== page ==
Eran Kirzner: Right. That’s a good point. At Motorola Semiconductor, I think that was one of the best schools. You get the principles and the methods, the deep engineering kind of thinking. Previously, in the army, you get to improvise, how to improvise, how to solve. You are alone in the sea, and you are sailing to some unknown location, and you have some technician problem; you need to solve it. You glue it. You walk around it. You take one machine, open it, and use another machine. It gives you the ability to solve the thing because you’re on your own.
Eran Kirzner: After going to the university, learning engineering, coming to the start of the industry, I would call it, walking in Motorola Semiconductor, you actually get the method. You understand how to analyze, how to do the calculation, how to do the right adjustment, and become the best engineering product. We did that. We really had the best engineering product out there. It was a first communication processor. We went to all the major customers out there. It was the days of Nokia, the days of Erickson, the Cisco days. Those were the giants. Today, the giants are Amazon, Google, and Azure. Back then, it was the major telecommunications. They were the giants out there, and we actually had designed with all of them. What we learned is that the method, how to serve customers, how to listen to customers, and to develop very rapidly and administer their needs.
Alejandro: Got it.
Eran Kirzner: Then, we spin out. A team of very talented engineers spin out of Motorola Semiconductor, and we create our own startup. It’s called Wintegra. This was my first startup experience. I was part of the founding team. We built the first network processor. This was amazing.
Eran Kirzner: It was the first network processor that can deal IT and ATM. People don’t even remember what ATM is today. They think it’s automatic machine. It was the year of [0:07:42], 3G started. They don’t become LT. Again, we managed to penetrate to new markets, uncharted territory. So we really lead the industry by providing solutions. It took us time, and that’s one of the things that I carry with me from—because Motorola, you had all the open doors. You can open the door very easily. You have a very large salesforce. You have all the relationships, and you just need to bring the right technology out there.
Eran Kirzner: When you open your own startup, the team that you have with you is the ability to remember—to remember that if you do it right, it takes a long time; eventually, you can succeed. You need to press the restart button, and that’s what you do. It took us three years to win Erickson and to get into all their LT base stations. It took us so much time to get into Cisco, so much time to get into [0:08:43]. That’s the experience that I still carry with me to other startups I had, and also for LightBits that if you have the right product, and you know that you have the right product, and you have the persistency, eventually, you’re going to win it. There’s no fairytale here. It’s not that you can come, and customers say, “Wow! I was waiting exactly for that, and let’s use it. Tomorrow we can sell one million pieces.”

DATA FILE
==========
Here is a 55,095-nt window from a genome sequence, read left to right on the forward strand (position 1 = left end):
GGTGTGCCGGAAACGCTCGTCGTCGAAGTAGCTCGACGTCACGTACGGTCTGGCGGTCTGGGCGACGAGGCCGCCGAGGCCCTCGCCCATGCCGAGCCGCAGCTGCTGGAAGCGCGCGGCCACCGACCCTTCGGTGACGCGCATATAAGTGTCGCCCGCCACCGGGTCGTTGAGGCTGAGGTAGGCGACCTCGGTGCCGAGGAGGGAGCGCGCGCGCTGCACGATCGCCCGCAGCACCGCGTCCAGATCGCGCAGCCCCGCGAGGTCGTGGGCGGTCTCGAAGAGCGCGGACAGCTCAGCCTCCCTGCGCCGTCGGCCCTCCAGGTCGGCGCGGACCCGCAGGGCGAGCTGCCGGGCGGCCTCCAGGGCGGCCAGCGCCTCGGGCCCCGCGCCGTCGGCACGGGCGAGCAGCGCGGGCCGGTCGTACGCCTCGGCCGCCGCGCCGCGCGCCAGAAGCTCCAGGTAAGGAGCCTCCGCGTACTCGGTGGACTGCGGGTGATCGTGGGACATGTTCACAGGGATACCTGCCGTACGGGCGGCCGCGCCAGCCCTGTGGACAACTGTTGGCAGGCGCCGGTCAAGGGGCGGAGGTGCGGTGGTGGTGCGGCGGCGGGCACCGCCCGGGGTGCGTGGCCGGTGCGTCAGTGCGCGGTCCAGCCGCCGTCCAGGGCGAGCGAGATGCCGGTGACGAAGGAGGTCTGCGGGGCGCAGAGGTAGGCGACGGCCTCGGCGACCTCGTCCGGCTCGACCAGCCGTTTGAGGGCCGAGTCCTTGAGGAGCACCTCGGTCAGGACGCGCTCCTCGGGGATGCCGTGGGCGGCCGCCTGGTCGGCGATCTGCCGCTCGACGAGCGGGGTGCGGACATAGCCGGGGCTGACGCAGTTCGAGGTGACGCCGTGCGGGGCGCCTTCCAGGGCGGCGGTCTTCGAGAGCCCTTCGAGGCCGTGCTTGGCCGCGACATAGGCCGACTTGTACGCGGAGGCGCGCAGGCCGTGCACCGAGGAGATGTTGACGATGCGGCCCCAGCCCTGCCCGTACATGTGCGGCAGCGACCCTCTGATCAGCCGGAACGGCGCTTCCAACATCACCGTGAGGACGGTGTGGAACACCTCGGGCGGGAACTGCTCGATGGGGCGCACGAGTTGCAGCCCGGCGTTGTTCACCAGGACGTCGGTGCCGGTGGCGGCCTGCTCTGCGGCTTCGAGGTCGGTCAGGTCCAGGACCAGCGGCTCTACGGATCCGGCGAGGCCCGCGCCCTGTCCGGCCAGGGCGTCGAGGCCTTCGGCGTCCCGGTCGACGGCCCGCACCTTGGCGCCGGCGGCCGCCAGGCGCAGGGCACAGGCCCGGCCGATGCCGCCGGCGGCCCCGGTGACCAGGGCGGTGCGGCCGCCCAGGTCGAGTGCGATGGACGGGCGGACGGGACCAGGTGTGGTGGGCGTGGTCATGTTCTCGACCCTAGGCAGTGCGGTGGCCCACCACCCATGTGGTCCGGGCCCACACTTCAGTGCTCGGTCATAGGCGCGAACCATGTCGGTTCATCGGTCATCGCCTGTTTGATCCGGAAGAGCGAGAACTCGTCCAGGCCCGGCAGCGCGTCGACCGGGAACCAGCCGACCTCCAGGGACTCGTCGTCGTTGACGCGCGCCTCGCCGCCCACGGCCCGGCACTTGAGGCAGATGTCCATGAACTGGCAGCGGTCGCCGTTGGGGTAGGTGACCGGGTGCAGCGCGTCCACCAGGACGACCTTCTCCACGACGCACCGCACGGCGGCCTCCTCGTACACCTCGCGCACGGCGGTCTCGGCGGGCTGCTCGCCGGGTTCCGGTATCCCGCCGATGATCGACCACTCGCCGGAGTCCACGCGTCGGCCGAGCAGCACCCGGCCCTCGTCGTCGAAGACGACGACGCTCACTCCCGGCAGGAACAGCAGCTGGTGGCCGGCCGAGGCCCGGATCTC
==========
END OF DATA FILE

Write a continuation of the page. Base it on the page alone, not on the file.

Eran Kirzner: It’s not working like that.
Alejandro: There are no overnight success stories. There is never an overnight success story. They take time and a lot of patience and persistence as you were saying. Right before LightBits, you were doing PMC-Sierra. What was this? Really in a summarized way, tell us what was the lesson there for you?
Eran Kirzner: Wintegra was acquired by PMC-Sierra. Basically, I got the opportunity at PMC to manage two startups. I managed [0:09:43], and Wintegra and also [0:09:44] other startups that were acquired by Wintegra called [0:09:47]. This gives me back the experience of multi-national, a very large design team, go across all over the world. I had a team in India, a team in Shanghai, a team in Austin, of course as team in Israel, and built all the collaboration between the different teams getting back to the process because PMC is a big company and this new crazy startup now adapted by PMC, you need to get them back into the right highway and put process in place, good working habit, release her with customer relationships. So this time was very strong. I always told my team, “You’ve been acquired by a company now, and you will see something will happen.” I think that’s the experience for every entrepreneur who is waiting for somebody to acquire it. Of course, you have the honeymoon in the beginning, and everybody likes you, and you bring the technology, and then there’s adaptation to the new company. What I always told my team, “There is a change. The change, you cannot notice every day of the change. You can not track it, but every day there is some incremental change that you’re becoming part of the parent company, part of Intel, part of PMC, part of whatever company just acquired you. Those people that stay behind with the old habit, only after three months, you will go into the open space, you go into the kitchen, and you see them lost because they didn’t adapt some of the procedure. They didn’t adapt some of the technique. They didn’t adapt some of the politics. They didn’t adapt some of the culture and habit of the company. So I told them, “You know, even if it’s annoying, you really need to pace-up. You need to make two steps ahead of what they expect of you. That’s the only way to integrate. That’s what happened. Eighty percent of the team you manage to integrate and start to work on a new product, new technology within the company. Some 20% say, “We used to work like that. We did things like that.” Eventually, they disappear and have to leave the company. You have to show them the way out, or they decide to leave because there is no cultural or technical field.